6 Risks

Major risks with the business model are but a few, given that the company has no operations. The two risks I see are as follows.

The company does not design or manufacture the clothes/apparel for its brands. They do not do the quality checking and hence errors from the manufacturers can result in loss of goodwill for brands.

The brands are but a fickle business. Missteps can be very dear indeed. Given that I am not aware of many of the brands, I can not put a price on them. But significant competitions from other brands can lead to loss in sales and impairment of goodwill.

7 Valuation

The company is quite cheap. The company is selling for EV/FCF of around 9 and P/FCF of around 7. With stable cash flow I think the DCF model is the best here and currently the market has a messed up expectation with the stock. The current price means that the market is expecting shrinking FCF. This clearly is a mistake from the information we have so far.

8 Additional disclosure

I am waiting for the market to drag the price of the stock by 10% more. In the first quarter report the company made a weak forecast and the shares dived yesterday by nearly 14%. I feel that the in the near term the company may be dragged down a bit more and I should wait for the pullback to start a position. The company is cheap and it is possible that I may buy around these prices if the situation stabilizes.

About the author:

Chandan Dubey
I invest because I want to be free by the time I reach 40 years of age i.e., 2025. My investment style is to find a small number of bets with large margins of safety. I pay a lot of attention to management and their incentive. Ideally, I like to buy owner operator businesses. I am fortunate to have a strong inclination towards studying. I aid my financial understanding by extensive reading in psychology, economic, social sciences etc.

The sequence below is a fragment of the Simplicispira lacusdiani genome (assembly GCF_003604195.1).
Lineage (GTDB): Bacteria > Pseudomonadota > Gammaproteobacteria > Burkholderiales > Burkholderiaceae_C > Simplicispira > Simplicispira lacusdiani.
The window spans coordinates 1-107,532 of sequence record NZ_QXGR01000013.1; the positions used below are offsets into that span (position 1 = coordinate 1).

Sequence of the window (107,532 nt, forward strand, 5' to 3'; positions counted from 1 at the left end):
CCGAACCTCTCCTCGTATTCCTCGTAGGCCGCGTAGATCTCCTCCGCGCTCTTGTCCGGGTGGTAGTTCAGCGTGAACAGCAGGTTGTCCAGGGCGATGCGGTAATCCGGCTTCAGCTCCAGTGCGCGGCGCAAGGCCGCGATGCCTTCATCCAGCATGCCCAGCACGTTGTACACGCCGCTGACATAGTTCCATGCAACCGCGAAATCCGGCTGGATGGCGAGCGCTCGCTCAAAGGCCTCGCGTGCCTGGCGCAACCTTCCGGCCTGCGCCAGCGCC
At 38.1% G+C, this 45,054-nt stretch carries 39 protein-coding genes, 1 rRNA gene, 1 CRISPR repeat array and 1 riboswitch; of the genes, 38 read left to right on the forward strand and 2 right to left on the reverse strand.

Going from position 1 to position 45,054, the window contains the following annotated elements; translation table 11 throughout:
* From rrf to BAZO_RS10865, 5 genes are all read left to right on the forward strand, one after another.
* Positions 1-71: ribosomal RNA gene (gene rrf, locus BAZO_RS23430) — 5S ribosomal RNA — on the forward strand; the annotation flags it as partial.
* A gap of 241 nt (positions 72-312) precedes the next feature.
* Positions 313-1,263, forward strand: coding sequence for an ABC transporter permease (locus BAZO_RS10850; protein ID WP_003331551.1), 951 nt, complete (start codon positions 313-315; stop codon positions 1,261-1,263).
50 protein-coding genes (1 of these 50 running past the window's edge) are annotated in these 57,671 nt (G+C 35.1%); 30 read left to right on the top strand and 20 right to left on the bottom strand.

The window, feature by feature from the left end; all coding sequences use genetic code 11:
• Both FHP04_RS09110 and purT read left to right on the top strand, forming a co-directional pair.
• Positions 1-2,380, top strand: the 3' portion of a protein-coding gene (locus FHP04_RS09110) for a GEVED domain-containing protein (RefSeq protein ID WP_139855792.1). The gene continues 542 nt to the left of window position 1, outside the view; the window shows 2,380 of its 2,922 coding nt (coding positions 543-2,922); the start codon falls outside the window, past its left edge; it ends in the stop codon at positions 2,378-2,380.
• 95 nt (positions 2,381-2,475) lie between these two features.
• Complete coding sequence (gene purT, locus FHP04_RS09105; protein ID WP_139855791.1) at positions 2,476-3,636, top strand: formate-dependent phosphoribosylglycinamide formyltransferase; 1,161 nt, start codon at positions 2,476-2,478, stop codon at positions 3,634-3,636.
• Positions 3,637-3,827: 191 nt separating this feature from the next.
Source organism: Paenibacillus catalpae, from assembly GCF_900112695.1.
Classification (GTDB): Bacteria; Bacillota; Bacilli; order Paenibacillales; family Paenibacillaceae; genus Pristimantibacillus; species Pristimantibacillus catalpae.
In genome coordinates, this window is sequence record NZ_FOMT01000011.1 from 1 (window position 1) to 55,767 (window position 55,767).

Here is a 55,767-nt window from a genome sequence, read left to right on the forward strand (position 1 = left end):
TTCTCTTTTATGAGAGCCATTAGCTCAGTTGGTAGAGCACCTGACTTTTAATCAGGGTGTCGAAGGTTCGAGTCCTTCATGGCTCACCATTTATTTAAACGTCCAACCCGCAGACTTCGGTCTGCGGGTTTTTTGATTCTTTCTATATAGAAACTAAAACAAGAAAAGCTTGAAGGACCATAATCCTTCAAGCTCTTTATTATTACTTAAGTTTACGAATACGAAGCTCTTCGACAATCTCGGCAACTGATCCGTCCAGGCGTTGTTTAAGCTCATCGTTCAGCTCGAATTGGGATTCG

Rating: 4.0/5 (35 votes)

Comments

pravchaw
Pravchaw premium member - 1 year ago
Great article Chandan. Apart from return on equity which is a lower than what I like this is a good price for the stock. But acquring the company at a discount to book value should resolve that issue.

However, one thing which worries me is that the value of the brands will erode over time. Is the company investing in the brands to enhance its value? What is to prevent the licensee to put brands on low quality products?

Another issue is that company issues a lot of equity (probably to fund acquisition). The number of shares have tripled from 2002 to 2012.
cdubey
Cdubey premium member - 1 year ago
Both are valid points, and something I looked into. The dilution is a bit of a worry but given that the management is not using it to fund their compensation (the compensation practice I like), the money is going into increasing the value of the company. The management has also started buying back shares and if they are running it now, they are getting a good deal for the money.

The company does invest in its brands. There is a great presentation on their website about it. I have to look how the company does the quality check on the stuff the licensees put the brands on. I will get back to you about it.

The shares are creeping up, which is a bit sad for me. I want it to get a bit cheaper to build a good stake.
Dr. Paul Price
Dr. Paul Price premium member - 1 year ago


Chandan,

Your error was in not taking at least a partial position in shares you determined were already cheap. Buy some immediately and more later if the downtrend continued.

Wanting something to go lower doesn't mean it will happen.

See my earlier article on ICON from when it was in the $12's.